Following the success of the first phase of the Lake Victoria Water and Sanitation Initiative, the European Investment Bank has provided a grant of EUR 50,000 to UN-HABITAT to help extend the programme to larger towns in the Lake Victoria region.
President Jakaya Kikwete of Tanzania plants a tree commemorating the official inauguration f a UN-HABITAT water supply project for Muleba town
The collaboration between UN-HABITAT and the European Investment Bank follows the renewed mandate given to UN-HABITAT by Governments of the five East African Community states.
At a ministerial meeting held in Entebbe, Uganda in April 2009, ministers of water from the five countries, together with their finance counterparts, called upon the European Investment Bank to consider financing an expanded Lake Victoria Water and Sanitation Initiative through concessional loans and grants to the five national governments.
Based on the endorsement of the third phase of the programme by the East African Community member states, the grant from the European Investment Bank to UN-HABITAT will support a project formulation study by a firm of consultants engaged by the Bank and supervised by UN- HABITAT, in close collaboration with the partner governments.
The Governments of Kenya, Uganda and Tanzania are considering expanding the Initiative to include Kisumu, Kampala and Mwanza respectively, with the focus being on low income areas of these towns.
The first phase of the Lake Victoria Water and Sanitation initiative is nearing completion in seven small towns around the Lake, with activities scheduled to begin shortly in an additional three towns. Formulation of the second phase, which will extend the programme to another 15 small towns, is under preparation with the help of the African Development Bank which is expected to commit over USD 150 million in follow-up investments.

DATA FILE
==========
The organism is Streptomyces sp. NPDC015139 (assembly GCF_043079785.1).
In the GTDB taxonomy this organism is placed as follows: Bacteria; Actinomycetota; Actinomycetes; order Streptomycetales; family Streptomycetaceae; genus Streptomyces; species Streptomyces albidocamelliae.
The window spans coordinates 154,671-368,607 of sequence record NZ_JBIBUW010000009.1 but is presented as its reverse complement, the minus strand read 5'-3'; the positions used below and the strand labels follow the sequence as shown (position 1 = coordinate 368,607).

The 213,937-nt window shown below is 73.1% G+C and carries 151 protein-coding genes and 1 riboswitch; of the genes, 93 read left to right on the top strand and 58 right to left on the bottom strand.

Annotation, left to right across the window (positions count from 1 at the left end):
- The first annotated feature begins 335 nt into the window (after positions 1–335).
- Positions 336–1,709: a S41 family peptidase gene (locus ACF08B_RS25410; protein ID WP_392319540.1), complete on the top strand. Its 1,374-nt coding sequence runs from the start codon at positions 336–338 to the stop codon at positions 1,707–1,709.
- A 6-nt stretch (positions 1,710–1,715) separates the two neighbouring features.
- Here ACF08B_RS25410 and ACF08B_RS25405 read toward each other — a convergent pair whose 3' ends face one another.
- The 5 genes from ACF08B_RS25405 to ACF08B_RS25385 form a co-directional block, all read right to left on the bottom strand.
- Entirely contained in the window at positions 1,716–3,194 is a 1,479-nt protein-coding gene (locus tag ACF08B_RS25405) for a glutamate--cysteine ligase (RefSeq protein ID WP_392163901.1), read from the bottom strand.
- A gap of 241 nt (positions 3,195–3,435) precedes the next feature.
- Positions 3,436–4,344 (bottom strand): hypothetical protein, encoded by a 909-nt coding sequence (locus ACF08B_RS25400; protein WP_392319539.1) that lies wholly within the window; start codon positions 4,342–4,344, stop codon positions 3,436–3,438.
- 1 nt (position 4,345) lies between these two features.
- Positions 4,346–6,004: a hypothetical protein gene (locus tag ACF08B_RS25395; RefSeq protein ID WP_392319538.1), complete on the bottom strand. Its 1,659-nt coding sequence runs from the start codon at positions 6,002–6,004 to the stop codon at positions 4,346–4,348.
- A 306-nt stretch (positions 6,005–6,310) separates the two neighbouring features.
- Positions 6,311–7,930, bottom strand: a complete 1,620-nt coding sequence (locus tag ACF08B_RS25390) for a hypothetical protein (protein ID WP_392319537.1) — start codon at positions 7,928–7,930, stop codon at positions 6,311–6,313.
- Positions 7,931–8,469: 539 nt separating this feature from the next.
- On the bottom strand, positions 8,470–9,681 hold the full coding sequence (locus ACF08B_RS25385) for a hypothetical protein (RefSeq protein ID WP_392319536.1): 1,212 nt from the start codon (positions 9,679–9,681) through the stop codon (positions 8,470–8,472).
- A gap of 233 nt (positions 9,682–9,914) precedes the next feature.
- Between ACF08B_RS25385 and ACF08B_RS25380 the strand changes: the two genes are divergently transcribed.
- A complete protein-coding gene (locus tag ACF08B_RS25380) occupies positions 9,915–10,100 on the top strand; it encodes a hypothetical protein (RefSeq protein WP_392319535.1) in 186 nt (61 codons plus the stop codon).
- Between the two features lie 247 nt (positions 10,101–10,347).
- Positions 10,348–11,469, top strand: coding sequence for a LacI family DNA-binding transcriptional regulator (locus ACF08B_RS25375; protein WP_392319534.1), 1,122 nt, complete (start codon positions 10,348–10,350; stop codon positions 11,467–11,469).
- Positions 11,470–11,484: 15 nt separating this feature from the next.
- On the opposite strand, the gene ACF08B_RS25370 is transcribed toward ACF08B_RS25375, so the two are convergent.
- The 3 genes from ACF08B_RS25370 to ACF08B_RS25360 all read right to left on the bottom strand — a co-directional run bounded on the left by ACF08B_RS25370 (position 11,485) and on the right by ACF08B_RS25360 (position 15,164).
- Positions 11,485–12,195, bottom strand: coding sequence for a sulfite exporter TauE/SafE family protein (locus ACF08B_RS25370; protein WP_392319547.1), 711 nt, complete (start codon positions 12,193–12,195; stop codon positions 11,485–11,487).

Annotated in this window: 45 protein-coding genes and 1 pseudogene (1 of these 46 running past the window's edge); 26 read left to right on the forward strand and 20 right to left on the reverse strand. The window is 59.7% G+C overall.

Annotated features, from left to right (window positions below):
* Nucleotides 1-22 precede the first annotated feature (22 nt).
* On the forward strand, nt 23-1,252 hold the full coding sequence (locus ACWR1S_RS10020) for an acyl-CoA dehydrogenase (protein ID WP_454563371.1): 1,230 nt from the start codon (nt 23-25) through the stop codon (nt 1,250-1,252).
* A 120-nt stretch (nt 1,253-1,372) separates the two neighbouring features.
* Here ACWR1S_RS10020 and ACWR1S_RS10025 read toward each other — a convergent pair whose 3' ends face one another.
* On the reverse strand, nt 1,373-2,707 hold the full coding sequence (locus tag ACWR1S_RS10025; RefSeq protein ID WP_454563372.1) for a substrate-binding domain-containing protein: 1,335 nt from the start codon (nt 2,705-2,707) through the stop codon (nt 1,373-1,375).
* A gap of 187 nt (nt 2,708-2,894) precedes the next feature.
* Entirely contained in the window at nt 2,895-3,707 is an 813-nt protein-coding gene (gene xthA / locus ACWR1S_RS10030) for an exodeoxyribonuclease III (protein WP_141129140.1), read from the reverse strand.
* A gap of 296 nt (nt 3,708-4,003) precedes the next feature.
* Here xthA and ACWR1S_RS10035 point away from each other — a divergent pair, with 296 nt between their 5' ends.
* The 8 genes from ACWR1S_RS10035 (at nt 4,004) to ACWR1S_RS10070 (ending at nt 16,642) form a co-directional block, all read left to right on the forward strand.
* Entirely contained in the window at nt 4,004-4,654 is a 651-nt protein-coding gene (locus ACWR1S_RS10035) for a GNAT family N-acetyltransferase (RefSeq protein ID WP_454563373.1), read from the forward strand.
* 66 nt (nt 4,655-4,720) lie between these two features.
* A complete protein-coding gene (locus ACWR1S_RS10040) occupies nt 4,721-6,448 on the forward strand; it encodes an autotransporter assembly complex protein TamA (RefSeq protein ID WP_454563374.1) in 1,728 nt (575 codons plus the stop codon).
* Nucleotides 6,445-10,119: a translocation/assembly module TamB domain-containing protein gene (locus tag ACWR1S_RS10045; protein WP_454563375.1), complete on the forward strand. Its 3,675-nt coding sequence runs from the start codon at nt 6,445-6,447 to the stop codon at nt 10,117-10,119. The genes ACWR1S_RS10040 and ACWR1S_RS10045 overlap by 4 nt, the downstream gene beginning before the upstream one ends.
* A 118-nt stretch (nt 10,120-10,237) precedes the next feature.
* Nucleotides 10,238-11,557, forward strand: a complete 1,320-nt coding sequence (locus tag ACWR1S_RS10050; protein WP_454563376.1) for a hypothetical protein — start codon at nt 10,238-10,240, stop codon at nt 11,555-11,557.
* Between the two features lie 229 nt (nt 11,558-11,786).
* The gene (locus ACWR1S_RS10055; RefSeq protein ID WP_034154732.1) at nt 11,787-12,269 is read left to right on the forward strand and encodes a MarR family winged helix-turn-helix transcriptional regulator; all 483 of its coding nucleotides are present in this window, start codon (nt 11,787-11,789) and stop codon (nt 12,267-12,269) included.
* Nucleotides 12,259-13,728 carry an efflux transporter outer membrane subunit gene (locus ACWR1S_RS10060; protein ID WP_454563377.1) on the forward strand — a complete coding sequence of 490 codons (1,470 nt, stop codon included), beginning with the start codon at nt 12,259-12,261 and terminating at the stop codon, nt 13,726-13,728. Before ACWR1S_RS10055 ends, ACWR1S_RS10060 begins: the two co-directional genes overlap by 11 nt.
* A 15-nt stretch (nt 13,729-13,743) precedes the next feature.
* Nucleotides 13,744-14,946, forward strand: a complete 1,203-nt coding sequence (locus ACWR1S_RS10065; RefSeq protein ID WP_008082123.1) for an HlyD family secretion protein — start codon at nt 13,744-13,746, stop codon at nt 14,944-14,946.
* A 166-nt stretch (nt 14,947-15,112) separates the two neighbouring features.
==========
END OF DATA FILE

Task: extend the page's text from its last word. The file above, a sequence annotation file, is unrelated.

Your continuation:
Technical assistance provided to the project towns by UN-HABITAT in the development of strategic business plans, preparation and implementation of performance improvement plans, water demand management, billing and revenue collection, customer care and block mapping have contributed to improved capacity to deliver effective and efficient water supply services on a sustainable and commercially viable basis.
Participating utilities have all registered major improvements in their key performance indicators, with some utilities reporting revenue increases of up to 60 percent, and reductions in unaccounted for water of over 20 percent.
The Lake Victoria Water and Sanitation Initiative has also demonstrated a model solid waste management system for small urban centres in the seven towns. Equipment has already been delivered and is operational in three pilot towns, while a capacity-enhancement programme in solid waste management has been launched in the seven towns, focusing on promoting community-based approaches to waste recycling as an economic activity.
A sanitation micro-credit revolving fund scheme targeting female headed low-income households has also been launched in nine towns under the Lake Victoria Initiative, with the aim of providing affordable sanitation for 9,000 households as a viable approach to expanding access to sanitation for the poor.
The projects have already achieved significant results by mobilizing community savings, training local community groups and local artisans in building low-cost toilets, as well as by strengthening partnerships between the local authorities, NGOs, community groups and micro-finance institutions.
Community participation has been institutionalized through the establishment of Multi-Stakeholder Forums. The active participation of the forums in project activities has enhanced project delivery with pilot projects in the ten initial towns having provided over 170,000 persons with access to safe drinking water and another 65,000 with access to improved sanitation.